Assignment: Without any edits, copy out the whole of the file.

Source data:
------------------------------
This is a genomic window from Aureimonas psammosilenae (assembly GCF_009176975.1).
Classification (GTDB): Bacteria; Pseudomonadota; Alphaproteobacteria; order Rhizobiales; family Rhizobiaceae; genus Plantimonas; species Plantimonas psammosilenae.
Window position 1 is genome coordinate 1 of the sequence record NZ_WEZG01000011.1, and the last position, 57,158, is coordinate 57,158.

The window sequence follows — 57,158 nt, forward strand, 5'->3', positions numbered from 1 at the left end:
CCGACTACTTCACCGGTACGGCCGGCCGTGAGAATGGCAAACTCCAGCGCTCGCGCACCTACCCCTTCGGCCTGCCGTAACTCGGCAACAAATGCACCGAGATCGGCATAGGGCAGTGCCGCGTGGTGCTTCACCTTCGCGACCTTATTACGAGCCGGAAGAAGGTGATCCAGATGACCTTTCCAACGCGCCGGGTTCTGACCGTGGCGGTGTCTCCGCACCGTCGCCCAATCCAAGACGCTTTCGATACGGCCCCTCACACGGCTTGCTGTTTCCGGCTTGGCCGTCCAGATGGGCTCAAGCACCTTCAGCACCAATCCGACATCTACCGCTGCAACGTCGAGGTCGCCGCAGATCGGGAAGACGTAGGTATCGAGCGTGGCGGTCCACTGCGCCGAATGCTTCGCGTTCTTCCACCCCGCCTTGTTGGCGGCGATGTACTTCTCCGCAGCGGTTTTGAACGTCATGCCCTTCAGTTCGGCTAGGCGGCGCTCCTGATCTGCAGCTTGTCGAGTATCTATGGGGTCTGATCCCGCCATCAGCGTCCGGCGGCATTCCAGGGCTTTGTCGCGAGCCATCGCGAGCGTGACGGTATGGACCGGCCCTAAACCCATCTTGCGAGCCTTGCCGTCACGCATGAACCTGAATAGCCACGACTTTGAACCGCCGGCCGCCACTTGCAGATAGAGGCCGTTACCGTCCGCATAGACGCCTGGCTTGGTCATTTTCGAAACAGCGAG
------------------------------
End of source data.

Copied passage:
This is a genomic window from Aureimonas psammosilenae (assembly GCF_009176975.1).
Classification (GTDB): Bacteria; Pseudomonadota; Alphaproteobacteria; order Rhizobiales; family Rhizobiaceae; genus Plantimonas; species Plantimonas psammosilenae.
Window position 1 is genome coordinate 1 of the sequence record NZ_WEZG01000011.1, and the last position, 57,158, is coordinate 57,158.

The window sequence follows — 57,158 nt, forward strand, 5'->3', positions numbered from 1 at the left end:
CCGACTACTTCACCGGTACGGCCGGCCGTGAGAATGGCAAACTCCAGCGCTCGCGCACCTACCCCTTCGGCCTGCCGTAACTCGGCAACAAATGCACCGAGATCGGCATAGGGCAGTGCCGCGTGGTGCTTCACCTTCGCGACCTTATTACGAGCCGGAAGAAGGTGATCCAGATGACCTTTCCAACGCGCCGGGTTCTGACCGTGGCGGTGTCTCCGCACCGTCGCCCAATCCAAGACGCTTTCGATACGGCCCCTCACACGGCTTGCTGTTTCCGGCTTGGCCGTCCAGATGGGCTCAAGCACCTTCAGCACCAATCCGACATCTACCGCTGCAACGTCGAGGTCGCCGCAGATCGGGAAGACGTAGGTATCGAGCGTGGCGGTCCACTGCGCCGAATGCTTCGCGTTCTTCCACCCCGCCTTGTTGGCGGCGATGTACTTCTCCGCAGCGGTTTTGAACGTCATGCCCTTCAGTTCGGCTAGGCGGCGCTCCTGATCTGCAGCTTGTCGAGTATCTATGGGGTCTGATCCCGCCATCAGCGTCCGGCGGCATTCCAGGGCTTTGTCGCGAGCCATCGCGAGCGTGACGGTATGGACCGGCCCTAAACCCATCTTGCGAGCCTTGCCGTCACGCATGAACCTGAATAGCCACGACTTTGAACCGCCGGCCGCCACTTGCAGATAGAGGCCGTTACCGTCCGCATAGACGCCTGGCTTGGTCATTTTCGAAACAGCGAG